In New Mexico, last May, a 27-year-old woman riding the wrong way on a one-way street became the first person accused of driving drunk on an electric scooter in Albuquerque. Court records show that she registered a 0.20 blood-alcohol concentration (BAC). In September, she was allowed to plead guilty to disorderly conduct, and the DWI charge, her first, was dismissed, KRQE News 13 reported.

Electric Scooter Accidents And Helmet Use

The San Diego hospital study, which found only two injured e-scooter riders out of 103 were wearing helmets, is not the only one with such results. A study by the Centers for Disease Control and Prevention (CDC) and Austin (Texas) Public Health said only one of 190 scooter riders injured in accidents in Austin from September through November 2018 was wearing a helmet.

“Almost half of the injured riders in this study sustained an injury to the head,” the Austin Public Health researchers wrote. “A traumatic brain injury was experienced by 15%.”

A Rutgers University study published in June says facial and head injuries suffered while riding electric scooters have tripled in the past decade. “Closed head injuries, such as concussion and bleeding or bruising of the brain, were most frequent, followed by facial cuts or abrasions,” the study says.

Amishav Bresler, a co-author of the study and resident at Rutgers New Jersey Medical School, said, “In 2000, Italy implemented a law mandating helmet use for all types of recreational scooter drivers – legislation that reduced head trauma in scooter riders from about 27 out of 10,000 people before the law passed to about 9 out of 10,000 people afterward.”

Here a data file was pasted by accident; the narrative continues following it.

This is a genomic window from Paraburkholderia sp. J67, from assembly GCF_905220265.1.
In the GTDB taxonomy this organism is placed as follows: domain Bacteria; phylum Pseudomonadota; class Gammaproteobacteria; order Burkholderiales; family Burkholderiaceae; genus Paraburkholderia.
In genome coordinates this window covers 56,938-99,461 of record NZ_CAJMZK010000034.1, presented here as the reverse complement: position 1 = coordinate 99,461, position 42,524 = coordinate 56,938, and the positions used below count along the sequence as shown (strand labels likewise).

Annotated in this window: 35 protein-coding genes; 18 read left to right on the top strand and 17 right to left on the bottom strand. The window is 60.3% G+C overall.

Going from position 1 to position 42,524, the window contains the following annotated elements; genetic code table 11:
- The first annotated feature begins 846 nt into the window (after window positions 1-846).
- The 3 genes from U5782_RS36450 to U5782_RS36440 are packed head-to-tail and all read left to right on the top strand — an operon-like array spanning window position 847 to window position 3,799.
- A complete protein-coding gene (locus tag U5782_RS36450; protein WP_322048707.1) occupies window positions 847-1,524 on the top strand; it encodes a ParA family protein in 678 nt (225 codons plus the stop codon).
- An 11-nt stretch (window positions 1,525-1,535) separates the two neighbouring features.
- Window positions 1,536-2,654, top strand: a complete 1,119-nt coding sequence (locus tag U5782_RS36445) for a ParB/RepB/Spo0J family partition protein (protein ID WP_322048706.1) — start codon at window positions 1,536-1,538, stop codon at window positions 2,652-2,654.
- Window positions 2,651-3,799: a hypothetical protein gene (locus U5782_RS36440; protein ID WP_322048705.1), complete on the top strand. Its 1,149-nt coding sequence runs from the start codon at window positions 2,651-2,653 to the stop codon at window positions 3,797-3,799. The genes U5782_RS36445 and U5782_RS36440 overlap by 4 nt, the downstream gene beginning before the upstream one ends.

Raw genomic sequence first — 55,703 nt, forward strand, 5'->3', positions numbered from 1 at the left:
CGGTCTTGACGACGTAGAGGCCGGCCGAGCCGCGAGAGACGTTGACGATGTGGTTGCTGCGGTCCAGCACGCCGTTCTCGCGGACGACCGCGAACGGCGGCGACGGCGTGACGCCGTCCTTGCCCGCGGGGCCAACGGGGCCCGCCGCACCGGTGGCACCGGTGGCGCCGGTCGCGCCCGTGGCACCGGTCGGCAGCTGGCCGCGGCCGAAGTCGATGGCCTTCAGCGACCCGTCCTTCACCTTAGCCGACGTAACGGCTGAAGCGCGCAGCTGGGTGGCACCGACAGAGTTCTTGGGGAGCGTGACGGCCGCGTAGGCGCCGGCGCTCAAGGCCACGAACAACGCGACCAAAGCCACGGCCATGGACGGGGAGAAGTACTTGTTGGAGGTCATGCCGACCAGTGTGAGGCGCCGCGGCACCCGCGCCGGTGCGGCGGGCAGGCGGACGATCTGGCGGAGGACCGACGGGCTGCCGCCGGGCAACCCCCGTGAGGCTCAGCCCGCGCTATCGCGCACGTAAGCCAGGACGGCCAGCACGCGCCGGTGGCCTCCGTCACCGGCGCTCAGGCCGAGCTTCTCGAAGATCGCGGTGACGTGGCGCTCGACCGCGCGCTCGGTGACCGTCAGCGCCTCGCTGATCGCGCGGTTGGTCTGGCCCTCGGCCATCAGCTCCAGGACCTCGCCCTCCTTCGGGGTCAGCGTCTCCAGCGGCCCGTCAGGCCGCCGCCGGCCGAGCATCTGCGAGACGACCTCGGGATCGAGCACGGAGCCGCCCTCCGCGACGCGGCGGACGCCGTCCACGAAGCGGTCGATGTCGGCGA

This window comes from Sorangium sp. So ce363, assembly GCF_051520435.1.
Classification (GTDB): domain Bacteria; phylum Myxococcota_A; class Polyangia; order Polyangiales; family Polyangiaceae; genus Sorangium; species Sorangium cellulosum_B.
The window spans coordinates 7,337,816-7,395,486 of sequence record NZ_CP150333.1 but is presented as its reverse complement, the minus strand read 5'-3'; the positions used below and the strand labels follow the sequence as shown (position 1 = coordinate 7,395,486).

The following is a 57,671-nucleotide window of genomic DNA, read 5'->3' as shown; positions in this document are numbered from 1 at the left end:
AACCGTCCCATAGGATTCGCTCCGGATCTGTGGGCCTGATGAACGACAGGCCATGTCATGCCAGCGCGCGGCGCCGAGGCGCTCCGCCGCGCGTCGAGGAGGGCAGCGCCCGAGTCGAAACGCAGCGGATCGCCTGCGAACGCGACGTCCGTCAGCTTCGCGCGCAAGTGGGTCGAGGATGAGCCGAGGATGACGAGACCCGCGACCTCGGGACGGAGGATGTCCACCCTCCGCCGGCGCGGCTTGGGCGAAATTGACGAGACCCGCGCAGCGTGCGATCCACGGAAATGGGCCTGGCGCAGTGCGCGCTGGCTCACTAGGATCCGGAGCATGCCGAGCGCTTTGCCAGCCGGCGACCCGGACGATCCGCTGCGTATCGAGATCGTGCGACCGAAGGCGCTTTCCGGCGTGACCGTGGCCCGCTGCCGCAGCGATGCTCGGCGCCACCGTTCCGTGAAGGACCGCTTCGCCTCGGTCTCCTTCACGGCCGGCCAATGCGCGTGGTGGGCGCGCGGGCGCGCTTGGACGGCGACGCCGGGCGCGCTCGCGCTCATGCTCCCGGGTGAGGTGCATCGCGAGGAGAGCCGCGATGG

The Austin Public Health researchers also said more than one-third (37%) of injured riders reported that excessive e-scooter speed contributed to their injury and a third of the interviewed riders were injured during their first e-scooter ride.

Twenty-nine percent of scooter riders in Austin reported drinking an alcoholic beverage in the 12 hours preceding their injury.

While more than half of the interviewed riders were injured while riding a scooter in the street, a few (10%) sustained injuries by colliding with a motor vehicle. Half of the injured riders said a surface condition like a pothole or crack in the street may have contributed to their injury.

Contact a Scooter Accident Lawyer in Indiana

If you have been injured in an accident that involved an e-scooter in Indianapolis that was not your fault, you should speak to a personal injury attorney to understand your legal rights. Our scooter and moped accident attorneys stand up for injured Hoosiers and fight insurance companies that deny injury claims.

We are prepared to pursue full compensation for you, whether your injury was caused by a negligent e-scooter rider, an automobile driver, a government agency that did not adequately maintain roadways or the manufacturers of dangerous e-scooters.

Contact Craig, Kelley, and Faultless, LLC, as soon as possible after being injured or losing a loved one in an e-scooter accident in Indiana for a free, no-obligation legal consultation. Our attorneys have helped thousands of people who have been seriously injured and the families of those killed in vehicle accidents. We can help you, too.

Since 1999 the Indianapolis legal team at Craig, Kelley & Faultless, LLC have been dedicated to helping individuals and their families who have been injured or have lost a loved one as the result of someone’s carelessness. The firm was founded by three attorneys, David Craig, William ‘BJ’ Kelley II and Scott Faultless, since then they have added attorneys and legal professionals to the team and opened four additional office locations to better serve their clients.